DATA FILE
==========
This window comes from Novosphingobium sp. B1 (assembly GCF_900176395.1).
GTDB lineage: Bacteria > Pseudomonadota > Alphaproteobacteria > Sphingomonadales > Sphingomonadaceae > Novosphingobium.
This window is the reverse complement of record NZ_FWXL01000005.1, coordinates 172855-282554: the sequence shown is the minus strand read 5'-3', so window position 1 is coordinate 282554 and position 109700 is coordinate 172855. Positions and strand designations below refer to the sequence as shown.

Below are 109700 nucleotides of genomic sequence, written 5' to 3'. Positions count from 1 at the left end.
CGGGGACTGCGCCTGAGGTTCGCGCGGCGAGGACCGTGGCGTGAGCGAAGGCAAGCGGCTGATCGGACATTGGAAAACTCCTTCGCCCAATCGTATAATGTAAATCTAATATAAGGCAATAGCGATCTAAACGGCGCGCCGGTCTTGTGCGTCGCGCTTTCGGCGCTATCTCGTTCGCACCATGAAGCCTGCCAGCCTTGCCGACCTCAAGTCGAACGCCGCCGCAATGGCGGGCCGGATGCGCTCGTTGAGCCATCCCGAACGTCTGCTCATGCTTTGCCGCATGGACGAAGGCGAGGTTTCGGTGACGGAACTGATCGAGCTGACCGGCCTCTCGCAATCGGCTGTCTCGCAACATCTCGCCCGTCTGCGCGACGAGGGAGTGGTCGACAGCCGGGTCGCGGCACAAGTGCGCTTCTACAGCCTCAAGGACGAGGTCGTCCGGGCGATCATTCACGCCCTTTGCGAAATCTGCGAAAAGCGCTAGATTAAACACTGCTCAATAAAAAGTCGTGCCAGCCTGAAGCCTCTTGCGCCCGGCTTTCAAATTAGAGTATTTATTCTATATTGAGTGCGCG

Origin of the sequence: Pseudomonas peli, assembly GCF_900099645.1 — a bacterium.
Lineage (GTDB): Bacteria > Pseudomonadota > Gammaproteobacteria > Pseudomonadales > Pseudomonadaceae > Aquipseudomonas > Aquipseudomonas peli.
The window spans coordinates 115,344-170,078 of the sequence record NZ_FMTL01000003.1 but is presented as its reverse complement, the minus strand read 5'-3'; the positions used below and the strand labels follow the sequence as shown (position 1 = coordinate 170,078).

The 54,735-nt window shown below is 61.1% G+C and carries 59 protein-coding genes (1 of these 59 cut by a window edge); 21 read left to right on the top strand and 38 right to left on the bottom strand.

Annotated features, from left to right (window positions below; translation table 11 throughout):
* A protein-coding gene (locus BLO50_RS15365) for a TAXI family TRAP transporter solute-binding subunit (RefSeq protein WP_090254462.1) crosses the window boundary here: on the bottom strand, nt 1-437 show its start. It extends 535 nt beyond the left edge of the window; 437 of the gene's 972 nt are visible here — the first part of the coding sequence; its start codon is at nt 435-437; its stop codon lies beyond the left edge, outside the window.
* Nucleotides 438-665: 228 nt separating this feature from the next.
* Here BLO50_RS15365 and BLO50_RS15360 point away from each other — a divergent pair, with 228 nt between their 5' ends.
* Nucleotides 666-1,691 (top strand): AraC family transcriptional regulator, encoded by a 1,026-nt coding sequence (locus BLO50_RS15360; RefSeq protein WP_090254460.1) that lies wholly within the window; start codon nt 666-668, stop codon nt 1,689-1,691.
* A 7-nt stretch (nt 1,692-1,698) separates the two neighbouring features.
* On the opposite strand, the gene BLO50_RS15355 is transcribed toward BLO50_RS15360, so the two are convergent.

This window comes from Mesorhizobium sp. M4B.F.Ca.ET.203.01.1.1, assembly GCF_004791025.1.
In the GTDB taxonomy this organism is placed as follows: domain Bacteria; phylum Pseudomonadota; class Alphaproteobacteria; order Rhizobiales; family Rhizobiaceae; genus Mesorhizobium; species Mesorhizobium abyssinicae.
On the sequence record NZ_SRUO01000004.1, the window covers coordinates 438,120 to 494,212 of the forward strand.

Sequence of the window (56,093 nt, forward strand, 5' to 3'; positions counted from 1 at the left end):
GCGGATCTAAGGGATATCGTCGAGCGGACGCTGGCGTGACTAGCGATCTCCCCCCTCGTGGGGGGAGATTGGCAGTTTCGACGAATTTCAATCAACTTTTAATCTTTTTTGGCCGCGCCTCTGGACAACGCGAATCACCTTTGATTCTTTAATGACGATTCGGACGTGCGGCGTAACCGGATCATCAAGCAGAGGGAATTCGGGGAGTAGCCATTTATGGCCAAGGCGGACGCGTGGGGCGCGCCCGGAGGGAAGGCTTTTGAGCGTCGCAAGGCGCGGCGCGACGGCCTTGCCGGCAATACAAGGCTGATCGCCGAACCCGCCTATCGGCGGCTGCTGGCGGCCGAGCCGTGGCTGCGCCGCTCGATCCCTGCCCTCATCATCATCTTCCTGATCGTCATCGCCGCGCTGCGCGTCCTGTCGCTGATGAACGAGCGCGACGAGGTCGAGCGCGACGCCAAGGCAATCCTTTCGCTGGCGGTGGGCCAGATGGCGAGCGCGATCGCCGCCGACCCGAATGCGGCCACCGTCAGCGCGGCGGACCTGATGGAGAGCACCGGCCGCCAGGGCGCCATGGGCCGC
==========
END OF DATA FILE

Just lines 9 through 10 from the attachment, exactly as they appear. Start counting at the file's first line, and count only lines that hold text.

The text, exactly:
The 54,735-nt window shown below is 61.1% G+C and carries 59 protein-coding genes (1 of these 59 cut by a window edge); 21 read left to right on the top strand and 38 right to left on the bottom strand.

Annotated features, from left to right (window positions below; translation table 11 throughout):